breakfast ready, after binding up my
hair, I determined not to think of the re
turn, but to enjoy myself as much as
As for thai Addy Loomis, she hopped
around like a bird, pitying me, and talk
ing of the delights of riding on horseback
at the same time. Phil asked me to be
helped to a second saucer of strawberries,
but insisted upon her taking more. I felt
that my kingdom had departed.
How I dreaded the return home only
the unitiated victim of a hard trotting
horse can tell. When once seated, I
thought I hould never be able to move
I did not trust to my skill in mounting
from Phil's hand this time, but got on
Old Nick's back in the good old ortho
dox fashion from a Chair.
My return commenced with the old
bounce, bounce, enlivened occasionally
with a flap of the armc, vety much like
that of the wings of a rooster before he
At last I got out of all patience, and
taking the whip, which I had hung on
the crutch of the saddle, not knowing
how to hold it and my horse too, I gave
Old Nick half a dozen cuts, as hard as
my strength and temper would let me lay
The beast gave a spring, put his head
down between his fore legs, thought,
and was off.
I was charmed with the experiment ,
the gait was so easy ; and shouted back
in my triumphant delight to those I had
left. I never looked around, but I heard
the clatter of hoises' feet behind me for
awhile, and then I pleased myself with
the idea, that had distanced them all.
On and on, went Old Nick and myself,
I occasionally langhing in my delight at
the rapid motion and easy pace, and giv
ing the animal a cut if I found any indi
cation of his flagging.
4 Women and children rushed out of cot
I ages at our approach, and the men
working- in the fields threw down their
implements, and hurried to the road oide.
But what cared Old Nick and I for their
admiration How we gloried in our
wild-huntsman gallop, and how stiringly
the fresh morning air whizzed through
our ears. I took no heed of the way, for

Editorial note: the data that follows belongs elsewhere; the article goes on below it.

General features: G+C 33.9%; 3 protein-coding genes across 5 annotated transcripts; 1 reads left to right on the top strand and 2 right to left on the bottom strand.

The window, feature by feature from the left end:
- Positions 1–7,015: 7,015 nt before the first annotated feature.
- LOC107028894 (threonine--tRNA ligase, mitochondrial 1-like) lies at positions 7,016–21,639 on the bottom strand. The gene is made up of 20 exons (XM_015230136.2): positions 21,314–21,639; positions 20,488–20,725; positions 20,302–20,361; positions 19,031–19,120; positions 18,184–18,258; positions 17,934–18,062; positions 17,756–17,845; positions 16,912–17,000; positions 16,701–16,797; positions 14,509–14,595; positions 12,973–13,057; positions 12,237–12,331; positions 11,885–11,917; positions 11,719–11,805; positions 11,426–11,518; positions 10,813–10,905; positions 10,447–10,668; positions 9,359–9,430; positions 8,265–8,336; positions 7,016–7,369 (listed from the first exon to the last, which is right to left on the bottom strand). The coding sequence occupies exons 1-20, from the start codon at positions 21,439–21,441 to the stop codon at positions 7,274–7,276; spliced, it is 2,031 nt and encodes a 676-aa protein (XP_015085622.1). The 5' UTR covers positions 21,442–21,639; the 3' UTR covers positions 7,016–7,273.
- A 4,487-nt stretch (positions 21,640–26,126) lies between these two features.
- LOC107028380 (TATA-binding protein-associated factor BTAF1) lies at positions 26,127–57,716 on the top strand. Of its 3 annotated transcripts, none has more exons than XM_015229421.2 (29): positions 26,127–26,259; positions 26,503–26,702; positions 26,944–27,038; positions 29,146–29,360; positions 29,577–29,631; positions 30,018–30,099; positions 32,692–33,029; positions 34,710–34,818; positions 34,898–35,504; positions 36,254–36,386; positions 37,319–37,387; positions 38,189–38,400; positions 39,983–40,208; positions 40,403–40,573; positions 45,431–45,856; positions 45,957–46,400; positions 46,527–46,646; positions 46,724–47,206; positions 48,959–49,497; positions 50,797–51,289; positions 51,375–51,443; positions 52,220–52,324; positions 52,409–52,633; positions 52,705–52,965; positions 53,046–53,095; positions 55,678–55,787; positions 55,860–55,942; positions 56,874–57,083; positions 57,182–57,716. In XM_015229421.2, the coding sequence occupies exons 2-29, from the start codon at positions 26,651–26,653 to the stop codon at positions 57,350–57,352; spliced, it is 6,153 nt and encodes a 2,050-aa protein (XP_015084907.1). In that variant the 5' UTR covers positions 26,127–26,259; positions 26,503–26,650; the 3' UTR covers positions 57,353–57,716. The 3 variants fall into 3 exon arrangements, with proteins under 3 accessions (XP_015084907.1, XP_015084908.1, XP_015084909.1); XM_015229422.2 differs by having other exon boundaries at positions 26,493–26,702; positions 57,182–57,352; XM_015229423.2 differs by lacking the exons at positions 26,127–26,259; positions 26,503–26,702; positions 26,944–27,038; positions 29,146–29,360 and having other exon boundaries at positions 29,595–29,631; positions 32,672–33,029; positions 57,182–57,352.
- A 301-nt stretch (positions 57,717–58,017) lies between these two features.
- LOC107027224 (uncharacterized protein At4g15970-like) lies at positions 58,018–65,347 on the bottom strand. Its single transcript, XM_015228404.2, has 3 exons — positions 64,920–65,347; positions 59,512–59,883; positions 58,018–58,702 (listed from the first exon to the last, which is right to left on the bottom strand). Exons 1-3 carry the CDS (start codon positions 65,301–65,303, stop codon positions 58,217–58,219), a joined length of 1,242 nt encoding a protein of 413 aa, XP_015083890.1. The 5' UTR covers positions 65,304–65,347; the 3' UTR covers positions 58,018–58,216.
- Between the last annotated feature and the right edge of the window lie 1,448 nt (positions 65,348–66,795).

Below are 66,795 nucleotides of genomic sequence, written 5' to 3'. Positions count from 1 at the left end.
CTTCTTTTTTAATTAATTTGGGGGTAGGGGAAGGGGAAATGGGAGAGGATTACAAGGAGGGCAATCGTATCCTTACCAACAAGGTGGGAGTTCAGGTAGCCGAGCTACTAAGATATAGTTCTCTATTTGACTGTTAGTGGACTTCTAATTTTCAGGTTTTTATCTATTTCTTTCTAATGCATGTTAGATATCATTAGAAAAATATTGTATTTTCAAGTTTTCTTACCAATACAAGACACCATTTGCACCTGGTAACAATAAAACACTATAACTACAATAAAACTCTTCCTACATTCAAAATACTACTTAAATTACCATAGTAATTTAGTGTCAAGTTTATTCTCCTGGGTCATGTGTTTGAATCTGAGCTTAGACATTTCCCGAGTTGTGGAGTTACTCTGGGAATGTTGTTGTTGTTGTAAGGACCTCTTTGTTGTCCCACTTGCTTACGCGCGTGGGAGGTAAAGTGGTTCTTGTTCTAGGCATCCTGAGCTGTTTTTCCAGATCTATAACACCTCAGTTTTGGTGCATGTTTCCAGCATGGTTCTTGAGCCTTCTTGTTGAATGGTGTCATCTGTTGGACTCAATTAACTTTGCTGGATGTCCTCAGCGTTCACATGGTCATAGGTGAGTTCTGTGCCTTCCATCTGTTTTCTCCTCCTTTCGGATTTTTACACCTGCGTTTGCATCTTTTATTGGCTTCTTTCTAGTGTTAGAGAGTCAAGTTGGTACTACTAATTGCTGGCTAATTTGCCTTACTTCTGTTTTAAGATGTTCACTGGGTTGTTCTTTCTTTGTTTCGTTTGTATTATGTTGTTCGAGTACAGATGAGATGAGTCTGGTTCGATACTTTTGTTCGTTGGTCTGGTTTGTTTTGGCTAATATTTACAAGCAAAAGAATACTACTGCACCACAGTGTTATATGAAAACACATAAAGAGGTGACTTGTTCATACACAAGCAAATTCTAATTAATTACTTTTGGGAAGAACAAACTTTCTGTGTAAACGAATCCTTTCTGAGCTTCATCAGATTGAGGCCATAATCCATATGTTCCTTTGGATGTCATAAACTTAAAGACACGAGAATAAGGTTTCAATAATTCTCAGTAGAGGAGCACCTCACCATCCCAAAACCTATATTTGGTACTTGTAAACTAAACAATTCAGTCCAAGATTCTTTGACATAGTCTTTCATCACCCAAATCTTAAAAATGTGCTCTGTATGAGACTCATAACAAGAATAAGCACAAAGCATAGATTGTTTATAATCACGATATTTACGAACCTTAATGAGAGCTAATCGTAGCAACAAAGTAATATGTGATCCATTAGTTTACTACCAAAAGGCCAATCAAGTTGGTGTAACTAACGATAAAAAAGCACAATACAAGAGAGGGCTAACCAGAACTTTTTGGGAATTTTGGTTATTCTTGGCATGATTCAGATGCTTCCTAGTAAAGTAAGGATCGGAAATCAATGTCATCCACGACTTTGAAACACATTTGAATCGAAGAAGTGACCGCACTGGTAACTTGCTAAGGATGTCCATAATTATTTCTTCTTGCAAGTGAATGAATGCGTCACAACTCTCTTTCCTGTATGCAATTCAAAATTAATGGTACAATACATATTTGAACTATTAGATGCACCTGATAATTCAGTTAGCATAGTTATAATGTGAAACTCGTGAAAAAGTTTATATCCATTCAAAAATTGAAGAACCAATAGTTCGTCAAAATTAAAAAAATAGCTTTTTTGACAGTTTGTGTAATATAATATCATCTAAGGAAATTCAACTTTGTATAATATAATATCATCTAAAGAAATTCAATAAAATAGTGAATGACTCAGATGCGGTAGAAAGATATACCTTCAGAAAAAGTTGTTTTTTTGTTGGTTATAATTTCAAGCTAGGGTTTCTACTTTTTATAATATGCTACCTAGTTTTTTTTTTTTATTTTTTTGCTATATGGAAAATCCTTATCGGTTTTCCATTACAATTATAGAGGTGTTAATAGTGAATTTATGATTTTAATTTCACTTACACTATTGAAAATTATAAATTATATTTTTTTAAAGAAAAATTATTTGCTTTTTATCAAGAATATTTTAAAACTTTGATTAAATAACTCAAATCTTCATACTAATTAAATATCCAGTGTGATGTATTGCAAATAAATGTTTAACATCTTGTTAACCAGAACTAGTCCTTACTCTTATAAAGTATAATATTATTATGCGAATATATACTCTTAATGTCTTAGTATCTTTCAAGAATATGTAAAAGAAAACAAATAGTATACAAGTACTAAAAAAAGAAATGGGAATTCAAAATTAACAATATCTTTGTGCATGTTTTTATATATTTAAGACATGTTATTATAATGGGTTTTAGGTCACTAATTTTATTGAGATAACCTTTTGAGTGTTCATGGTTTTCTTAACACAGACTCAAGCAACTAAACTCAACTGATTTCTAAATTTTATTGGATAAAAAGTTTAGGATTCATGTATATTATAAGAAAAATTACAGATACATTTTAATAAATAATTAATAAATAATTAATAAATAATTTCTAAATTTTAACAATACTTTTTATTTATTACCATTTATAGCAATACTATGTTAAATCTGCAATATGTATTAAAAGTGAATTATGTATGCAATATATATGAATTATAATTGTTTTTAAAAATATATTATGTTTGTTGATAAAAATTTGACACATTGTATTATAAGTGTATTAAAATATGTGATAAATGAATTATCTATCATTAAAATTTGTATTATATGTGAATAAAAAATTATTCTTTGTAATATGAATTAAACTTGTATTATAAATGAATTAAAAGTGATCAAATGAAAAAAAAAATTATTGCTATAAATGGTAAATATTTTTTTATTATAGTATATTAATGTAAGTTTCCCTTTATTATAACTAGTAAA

I philosophically concluded tha my horse
knew it better than myself, and on we
At last I noticed that we had left the
high road, and turned up a narrow lane.
I had not time to wonder at our where
abouts, when, in the midst of his full ca
reer, Old Nick stopped, with his head
over a fence.
He nearly had me over it too. The
shock was awful, and I lound myself en
tirely off the saddle, on the top of the
pommel, with both arms around the neck
of the horse. After the first moment of
bewildernfent was over, I cautiously made
my way back to the seat of the saddle.
Then came the tug- of war with the
beast Take his head from over the
fence, or his eyes off that green field, he
My ride had given me courage. I
pulled and whipped, and coaxed, all to
no purpose. The hoi se was as immova
ble, and as deaf to my tones of endear
ment, as the bronze one in the equestri
an statue of Washington.
Presently a prolonged 'whinncy' and
a frightful shaking of the animal's whole
body, nearly startled me from my seat.
I looked across the field, and answering
the salutation, there came a great black
beast, full tilt, tail and mane flying, as
he made his way toward us. I expected
every moment that Nick would attempt
to take the fence to meet him, but the im
perturbable old fellow only gave a slight
grunt of satisfaction. Then they put
their heads together, and appeared to
hold a long communication by means of
some kind of equine magnetic telegraph.
I pulled and whipped nnd coaxed away
again, all to no purple. I did not know
then, what I afterwards discovered, that
Old Nick had vivid recollections of hav
ing passed all the spring in that same
grein field, with his ugly biack compan
ion. I would net give up, but I was begin
ning to tire of this 'masterly inactivity,
when to my great relief, I saw Phil Dar
rah and some of the gentlemen coming
rapidly down the lane.
."Thank Heaven! you are not dashed
to pieces," was the first exclamation I
I looked around triumphantly and said,
"Oh, I have had a delightful ride.
How much better Old Nick's canter is,
(you call it a cauter, don't you?) ho
much easier it is than that horrid trot."
"He never cantered a step in his life.
He was running away with you," said
Phil, evidently out of all ptlienc.
"Was be? well, didn't know it. I
wish he would always run awny wilh nic,
then," was mv cool rvjoin-Jer.
By this time the ladies of the party
came up. Each had to tell how fright
ened she was, and Addy Loomis declared
she had nearly fainted. From joy, I sup
Ihe ugly customer in the held was
whipped away, and Old Nick tugged "t